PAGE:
Regulatory Compliance and Certification. Currently, significant regulatory impediments prevent effective laboratory information exchange. In a networked environment, CLIA regulations will need to be re‐examined with respect to who should be held accountable for correct display of lab results to the authorized provider, transmission of data consistent with CLIA requirements, and timeliness of results delivery. While CLIA has many applications, it is important to note that there are many exceptions to CLIA regulations. Most notably, CLIA applies to physician office labs, with modification for waived testing as noted above.46 A review of the consistent interpretation of CLIA at a state level is essential. Similarly, State laws and regulations with respect to privacy, data use limitations and confidentiality remain significant barriers and will need to be reviewed from the context of laboratory information exchange. Finally, under CLIA, labs are required to test and verify the integrity of every lab interface they establish with provider offices and health centers.

Additionally, through CMS has approved accrediting organizations like CAP, labs may be periodically required to verify all interfaces with provider offices or health centers. This requirement is considerably different from CCHIT certification where particular versions of a product are certified rather than every implementation of the lab interface.

CCHIT certification currently applies to EHR vendors and looks to both HITSP and the industry on understanding market readiness for the adoption of functions and standards. Assessing the feasibility of similar certification for hospital systems and lab systems may need to be explored. Although, as noted above, such a certification system does not necessarily assure that each interface in the installed base is functioning correctly. For broad scale standards adoption, all of the participants in the chain of information exchange will need to play a role in either sending or receiving data in a consistent way.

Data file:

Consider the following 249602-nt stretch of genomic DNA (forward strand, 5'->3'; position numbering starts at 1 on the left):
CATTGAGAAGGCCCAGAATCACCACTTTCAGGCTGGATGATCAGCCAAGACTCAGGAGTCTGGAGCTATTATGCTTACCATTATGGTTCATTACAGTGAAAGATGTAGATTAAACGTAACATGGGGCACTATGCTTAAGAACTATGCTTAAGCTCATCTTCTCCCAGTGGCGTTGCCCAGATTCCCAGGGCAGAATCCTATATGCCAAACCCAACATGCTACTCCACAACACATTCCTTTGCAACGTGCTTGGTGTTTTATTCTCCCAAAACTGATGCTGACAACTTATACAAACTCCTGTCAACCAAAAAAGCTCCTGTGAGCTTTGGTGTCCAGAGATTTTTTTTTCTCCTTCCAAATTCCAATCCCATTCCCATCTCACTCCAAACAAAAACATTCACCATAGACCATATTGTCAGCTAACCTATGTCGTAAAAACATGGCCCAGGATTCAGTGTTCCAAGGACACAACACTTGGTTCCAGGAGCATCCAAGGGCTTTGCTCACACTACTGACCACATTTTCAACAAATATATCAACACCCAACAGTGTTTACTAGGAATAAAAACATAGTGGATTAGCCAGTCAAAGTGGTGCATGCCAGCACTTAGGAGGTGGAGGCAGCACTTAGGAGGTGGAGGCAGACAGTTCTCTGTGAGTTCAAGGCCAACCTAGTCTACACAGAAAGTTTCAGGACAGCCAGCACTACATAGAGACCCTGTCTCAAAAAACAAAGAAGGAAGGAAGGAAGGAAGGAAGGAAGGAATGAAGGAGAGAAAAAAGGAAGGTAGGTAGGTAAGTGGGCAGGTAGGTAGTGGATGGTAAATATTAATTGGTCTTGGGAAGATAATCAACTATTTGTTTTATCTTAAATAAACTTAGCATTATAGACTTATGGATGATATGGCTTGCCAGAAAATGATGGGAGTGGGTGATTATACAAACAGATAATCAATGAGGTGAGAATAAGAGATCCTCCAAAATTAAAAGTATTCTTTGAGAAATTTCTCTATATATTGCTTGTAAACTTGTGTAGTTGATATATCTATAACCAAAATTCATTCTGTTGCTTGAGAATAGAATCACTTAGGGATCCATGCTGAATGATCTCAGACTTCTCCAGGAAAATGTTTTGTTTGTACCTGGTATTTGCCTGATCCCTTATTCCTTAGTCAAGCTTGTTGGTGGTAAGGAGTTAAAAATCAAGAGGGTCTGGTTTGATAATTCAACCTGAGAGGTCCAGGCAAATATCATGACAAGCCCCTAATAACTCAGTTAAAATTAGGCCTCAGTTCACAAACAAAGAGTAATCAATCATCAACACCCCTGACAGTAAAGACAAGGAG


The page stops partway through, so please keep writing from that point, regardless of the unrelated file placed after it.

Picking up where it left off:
Finally, health centers and other safety net providers will continue to face additional barriers to achieving lab exchange. A number of health centers have been able to establish networks to adopt health IT. Health centers, by virtue of their mission and the populations they serve, may also benefit more than other providers from health IT adoption. Yet, the complexity involved in lab exchange and the burdens associated with establishing and maintaining interfaces underscore the particularly difficult path facing safety net providers.